The contact angle (θ) of a liquid droplet on a solid surface is determined by the mechanical equilibrium of the droplet regarding the action of three interfacial tensions: solid-vapour (γSV), solid-liquid (γSL) and liquid-vapour (γLV). The equilibrium spreading coefficient may be defined by equation (1-1) and can only have negative or zero values (Rulon and Robert,1995):

where Wa and Wc are the work of adhesion and cohesion, as defined by equations (1-2) and (1-3), respectively:

For θ < 90 o (or equivalently, for γSV > γSL), the liquid is said to wet the solid or the system is said to be wetting. For θ > 90o, the system is non-wetting; in this case, the liquid does not wet the solid. An extreme case occurs when θ approaches zero: the liquid expands on the solid and shows perfect wettability (Palacios, 1999; Skurtys et al., 2010).

Contact angle value is affected by the following factors:

- Droplet size. Some studies have stated that the contact angle should be measured on two sides of a drop (Drelich, 1996; Greiveldinger and Shanahan, 1997). As the surface of a specimen is heterogeneous, the arithmetic average of at least nine different drop measurements should be used as the test result. Furthermore, readings must be taken quickly to avoid volume becoming reduced by evaporation. Kaelble and Cirlin (1971) recommended that:

- Drop volume should be 28 to 0.5 mm3;

- Temperature should be up to 8oC. Temperature changes have a small effect on surface free energy. Normal temperature fluctuations which may occur during tests do not have a strong effect on contact angle value (Zouvelou et al., 2007);

- Regarding surface impurity, the appearance of hysteresis is usually attributed to roughness, its chemical heterogeneity, and/or surface active impurities present in the liquid (Chibowski et al., 2002); and

- Concerning surface roughness (thermodynamic hysteresis), it is generally accepted that if Ra< 0.5 µm, the effect that roughness has on the contact angle is insignificant (Rudawska, 2009).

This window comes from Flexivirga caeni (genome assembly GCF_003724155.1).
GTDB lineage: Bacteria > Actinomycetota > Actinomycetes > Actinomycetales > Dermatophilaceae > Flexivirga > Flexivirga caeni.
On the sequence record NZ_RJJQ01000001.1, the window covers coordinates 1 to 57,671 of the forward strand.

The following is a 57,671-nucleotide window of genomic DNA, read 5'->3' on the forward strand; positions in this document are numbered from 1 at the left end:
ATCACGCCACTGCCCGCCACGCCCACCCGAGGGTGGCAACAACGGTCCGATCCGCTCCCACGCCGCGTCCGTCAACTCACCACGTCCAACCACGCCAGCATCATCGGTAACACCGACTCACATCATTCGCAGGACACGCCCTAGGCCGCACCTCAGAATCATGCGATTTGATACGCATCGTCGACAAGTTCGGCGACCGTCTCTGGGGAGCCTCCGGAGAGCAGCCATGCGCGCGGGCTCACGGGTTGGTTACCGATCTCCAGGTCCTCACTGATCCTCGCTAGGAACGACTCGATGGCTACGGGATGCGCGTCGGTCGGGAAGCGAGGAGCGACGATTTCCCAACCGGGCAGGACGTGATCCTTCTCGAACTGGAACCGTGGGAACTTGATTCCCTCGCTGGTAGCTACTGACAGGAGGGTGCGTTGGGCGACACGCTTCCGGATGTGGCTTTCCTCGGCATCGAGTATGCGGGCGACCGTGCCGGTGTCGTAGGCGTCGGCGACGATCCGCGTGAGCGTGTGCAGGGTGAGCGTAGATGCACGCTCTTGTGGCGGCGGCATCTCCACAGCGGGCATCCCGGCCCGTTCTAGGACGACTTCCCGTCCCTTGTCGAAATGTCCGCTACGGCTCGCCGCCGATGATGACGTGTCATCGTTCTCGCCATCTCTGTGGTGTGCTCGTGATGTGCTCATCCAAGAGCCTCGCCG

Surface free energy

Surface free energy is a thermodynamic quantity associated with the equilibrium state of the atoms in a surface layer of matter. This quantity is characteristic for each substance and represents the specific state of non-equilibrium intermolecular interactions in the boundary phase between two media. There are many methods for determining a liquid's surface free energy and various indirect methods are used for determining the surface free energy of solids. Examples of indirect methods would include Fowkes, Owens-Wendt and Wu's methods. Other methods include the Zisman method, the Newman method and van Oss-Chaudhury-Good methods: the latter has become increasingly popular (Rudawska and Jacniacka, 2009). The Owens-Wendt method consists of determining dispersion and polar surface free energy components on the basis of the Bethelot hypothesis (Rudawska and Jacniacka, 2009). The Fowkes' method divides surface energy into dispersive and polar components and uses a geometric mean approach for combining their contributions (Lu et al., 2012). The Neumann method is based on the assumption that there is a relationship between surface energy free of a solid, surface energy free of the liquid wetting the solid surface and surface energy free of the solid-liquid interface (enkiewicz, 2007).

Surface tension

The surface tension of a liquid is defined as the amount of energy needed to increase the surface per area unit (J • m-2,). Surface tension may be equivalently defined as the normal force acting per unit length (N • m-1) of the surface. Surface tension results from the action of intermolecular forces on the interface (i.e., the separation plane between the two phases) and depends on the nature of the liquid, the surrounding medium and temperature. The surface tension of a particle has a non-polar component (i.e. the Lifshitz-van der Waals (LW) force), a polar component (the Lewis acid-base (AB) force) and an electrostatic component (Han et al., 2005). Surface tension is also used as a measure of adhesion properties and is determined by measuring the contact angle of a standard liquid on the surface. This method requires calculating the critical surface tension of the solids being studied (Casariego et al., 2008).

Cerqueira et al., (2009) derived a set of equations for calculating the surface energy of fruit in contact with a pure liquid, for known polar and dispersive interactions. If θ is the contact angle between the liquid and solid, the interactions can be expressed in terms of the reversible work of adhesion, Wa, as:

Rearranging (1-1) yields:

where is an independent variable and is the dependent variable in (1-5).

Table 1 shows the dispersion component of surface tension for pure liquids, which can be used for calculating the critical surface tension for fruit characterisation.